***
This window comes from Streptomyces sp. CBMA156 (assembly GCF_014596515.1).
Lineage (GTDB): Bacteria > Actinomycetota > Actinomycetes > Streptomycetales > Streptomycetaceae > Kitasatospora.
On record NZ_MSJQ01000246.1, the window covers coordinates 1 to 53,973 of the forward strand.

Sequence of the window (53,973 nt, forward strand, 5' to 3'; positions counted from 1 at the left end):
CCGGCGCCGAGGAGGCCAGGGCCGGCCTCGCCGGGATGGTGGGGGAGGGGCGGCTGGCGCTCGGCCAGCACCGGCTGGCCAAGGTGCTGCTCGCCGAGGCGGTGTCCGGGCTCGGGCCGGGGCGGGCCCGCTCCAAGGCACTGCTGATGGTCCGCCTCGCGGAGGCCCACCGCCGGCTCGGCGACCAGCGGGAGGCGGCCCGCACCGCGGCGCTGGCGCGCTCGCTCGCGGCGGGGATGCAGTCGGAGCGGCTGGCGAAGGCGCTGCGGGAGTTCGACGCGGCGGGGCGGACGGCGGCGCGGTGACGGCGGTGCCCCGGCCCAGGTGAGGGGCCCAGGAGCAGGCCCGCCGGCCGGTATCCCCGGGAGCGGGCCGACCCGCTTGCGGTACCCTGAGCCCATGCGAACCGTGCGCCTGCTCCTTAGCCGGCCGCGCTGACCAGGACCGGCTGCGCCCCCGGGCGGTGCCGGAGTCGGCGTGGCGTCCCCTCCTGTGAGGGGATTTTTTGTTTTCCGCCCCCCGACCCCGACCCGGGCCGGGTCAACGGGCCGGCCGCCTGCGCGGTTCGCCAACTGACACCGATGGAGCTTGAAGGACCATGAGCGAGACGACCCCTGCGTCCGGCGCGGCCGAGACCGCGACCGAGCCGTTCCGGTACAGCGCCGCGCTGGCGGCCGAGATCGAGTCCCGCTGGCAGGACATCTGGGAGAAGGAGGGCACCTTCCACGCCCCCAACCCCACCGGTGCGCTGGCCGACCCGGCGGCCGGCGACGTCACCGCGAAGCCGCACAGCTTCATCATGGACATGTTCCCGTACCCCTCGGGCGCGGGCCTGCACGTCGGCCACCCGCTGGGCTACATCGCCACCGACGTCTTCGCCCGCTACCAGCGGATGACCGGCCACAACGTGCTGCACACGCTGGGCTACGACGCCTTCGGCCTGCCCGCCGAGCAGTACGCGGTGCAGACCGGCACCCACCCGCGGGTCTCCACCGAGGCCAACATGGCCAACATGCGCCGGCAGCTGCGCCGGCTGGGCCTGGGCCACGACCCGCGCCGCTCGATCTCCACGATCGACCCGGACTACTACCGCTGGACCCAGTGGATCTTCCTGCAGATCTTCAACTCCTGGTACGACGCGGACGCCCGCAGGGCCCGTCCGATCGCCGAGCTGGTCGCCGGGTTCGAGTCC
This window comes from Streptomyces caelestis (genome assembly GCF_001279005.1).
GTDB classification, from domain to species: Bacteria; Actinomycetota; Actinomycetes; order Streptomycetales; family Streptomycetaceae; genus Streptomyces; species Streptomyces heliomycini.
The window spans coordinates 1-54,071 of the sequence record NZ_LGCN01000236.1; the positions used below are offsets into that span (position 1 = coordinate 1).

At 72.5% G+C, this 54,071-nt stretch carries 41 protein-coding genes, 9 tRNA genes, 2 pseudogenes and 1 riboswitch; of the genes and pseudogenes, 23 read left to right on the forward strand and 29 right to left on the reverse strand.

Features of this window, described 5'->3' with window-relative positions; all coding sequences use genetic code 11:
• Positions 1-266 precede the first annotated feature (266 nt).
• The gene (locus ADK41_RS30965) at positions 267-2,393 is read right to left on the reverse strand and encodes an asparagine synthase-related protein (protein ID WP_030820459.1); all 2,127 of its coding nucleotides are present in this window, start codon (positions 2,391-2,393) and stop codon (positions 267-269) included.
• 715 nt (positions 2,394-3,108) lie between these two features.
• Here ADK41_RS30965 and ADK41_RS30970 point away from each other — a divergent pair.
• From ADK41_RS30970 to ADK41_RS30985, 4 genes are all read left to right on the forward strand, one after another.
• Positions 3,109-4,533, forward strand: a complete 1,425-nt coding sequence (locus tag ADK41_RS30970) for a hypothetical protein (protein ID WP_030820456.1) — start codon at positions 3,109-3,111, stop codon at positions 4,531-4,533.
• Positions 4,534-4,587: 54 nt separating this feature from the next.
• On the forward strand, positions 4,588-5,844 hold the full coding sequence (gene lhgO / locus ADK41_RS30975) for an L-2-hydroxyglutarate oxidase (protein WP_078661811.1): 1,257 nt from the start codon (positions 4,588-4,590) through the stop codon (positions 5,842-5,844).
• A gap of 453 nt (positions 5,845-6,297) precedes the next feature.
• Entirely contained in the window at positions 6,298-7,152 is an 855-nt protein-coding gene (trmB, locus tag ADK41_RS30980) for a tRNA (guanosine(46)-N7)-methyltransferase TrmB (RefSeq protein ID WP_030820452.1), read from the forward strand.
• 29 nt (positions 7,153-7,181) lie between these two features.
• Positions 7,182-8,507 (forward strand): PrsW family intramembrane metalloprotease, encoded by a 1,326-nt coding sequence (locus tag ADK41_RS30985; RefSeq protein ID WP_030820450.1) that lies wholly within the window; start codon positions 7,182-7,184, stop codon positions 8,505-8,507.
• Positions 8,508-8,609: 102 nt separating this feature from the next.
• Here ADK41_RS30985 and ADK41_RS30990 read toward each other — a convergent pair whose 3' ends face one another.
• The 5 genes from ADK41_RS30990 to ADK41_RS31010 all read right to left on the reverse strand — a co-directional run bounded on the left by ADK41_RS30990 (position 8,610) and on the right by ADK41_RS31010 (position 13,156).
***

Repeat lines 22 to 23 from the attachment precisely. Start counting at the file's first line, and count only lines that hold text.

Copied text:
• Positions 7,182-8,507 (forward strand): PrsW family intramembrane metalloprotease, encoded by a 1,326-nt coding sequence (locus tag ADK41_RS30985; RefSeq protein ID WP_030820450.1) that lies wholly within the window; start codon positions 7,182-7,184, stop codon positions 8,505-8,507.
• Positions 8,508-8,609: 102 nt separating this feature from the next.